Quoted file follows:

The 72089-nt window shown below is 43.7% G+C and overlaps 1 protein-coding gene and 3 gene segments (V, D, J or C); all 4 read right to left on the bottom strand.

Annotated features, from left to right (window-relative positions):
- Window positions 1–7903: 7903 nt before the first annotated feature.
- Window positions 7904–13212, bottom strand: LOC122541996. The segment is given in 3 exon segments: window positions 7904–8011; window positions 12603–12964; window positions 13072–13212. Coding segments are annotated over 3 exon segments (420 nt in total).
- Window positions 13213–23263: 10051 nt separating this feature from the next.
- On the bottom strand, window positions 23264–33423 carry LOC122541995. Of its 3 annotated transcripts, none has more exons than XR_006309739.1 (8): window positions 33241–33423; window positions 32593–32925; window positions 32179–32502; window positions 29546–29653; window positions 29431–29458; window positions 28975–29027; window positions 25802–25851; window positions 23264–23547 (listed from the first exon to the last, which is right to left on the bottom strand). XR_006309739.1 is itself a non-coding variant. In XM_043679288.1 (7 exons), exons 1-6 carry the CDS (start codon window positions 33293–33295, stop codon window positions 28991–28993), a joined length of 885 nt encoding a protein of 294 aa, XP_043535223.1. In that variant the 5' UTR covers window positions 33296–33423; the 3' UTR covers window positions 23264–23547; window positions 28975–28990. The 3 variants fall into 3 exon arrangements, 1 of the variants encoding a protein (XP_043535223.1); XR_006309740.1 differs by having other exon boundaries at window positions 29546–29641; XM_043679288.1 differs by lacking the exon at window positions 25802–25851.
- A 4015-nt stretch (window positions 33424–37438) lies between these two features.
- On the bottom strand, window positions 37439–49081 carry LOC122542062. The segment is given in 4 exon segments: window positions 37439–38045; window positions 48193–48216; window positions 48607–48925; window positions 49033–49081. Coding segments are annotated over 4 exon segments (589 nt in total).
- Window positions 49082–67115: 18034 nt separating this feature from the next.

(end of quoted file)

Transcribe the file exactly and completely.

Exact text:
The 72089-nt window shown below is 43.7% G+C and overlaps 1 protein-coding gene and 3 gene segments (V, D, J or C); all 4 read right to left on the bottom strand.

Annotated features, from left to right (window-relative positions):
- Window positions 1–7903: 7903 nt before the first annotated feature.
- Window positions 7904–13212, bottom strand: LOC122541996. The segment is given in 3 exon segments: window positions 7904–8011; window positions 12603–12964; window positions 13072–13212. Coding segments are annotated over 3 exon segments (420 nt in total).
- Window positions 13213–23263: 10051 nt separating this feature from the next.
- On the bottom strand, window positions 23264–33423 carry LOC122541995. Of its 3 annotated transcripts, none has more exons than XR_006309739.1 (8): window positions 33241–33423; window positions 32593–32925; window positions 32179–32502; window positions 29546–29653; window positions 29431–29458; window positions 28975–29027; window positions 25802–25851; window positions 23264–23547 (listed from the first exon to the last, which is right to left on the bottom strand). XR_006309739.1 is itself a non-coding variant. In XM_043679288.1 (7 exons), exons 1-6 carry the CDS (start codon window positions 33293–33295, stop codon window positions 28991–28993), a joined length of 885 nt encoding a protein of 294 aa, XP_043535223.1. In that variant the 5' UTR covers window positions 33296–33423; the 3' UTR covers window positions 23264–23547; window positions 28975–28990. The 3 variants fall into 3 exon arrangements, 1 of the variants encoding a protein (XP_043535223.1); XR_006309740.1 differs by having other exon boundaries at window positions 29546–29641; XM_043679288.1 differs by lacking the exon at window positions 25802–25851.
- A 4015-nt stretch (window positions 33424–37438) lies between these two features.
- On the bottom strand, window positions 37439–49081 carry LOC122542062. The segment is given in 4 exon segments: window positions 37439–38045; window positions 48193–48216; window positions 48607–48925; window positions 49033–49081. Coding segments are annotated over 4 exon segments (589 nt in total).
- Window positions 49082–67115: 18034 nt separating this feature from the next.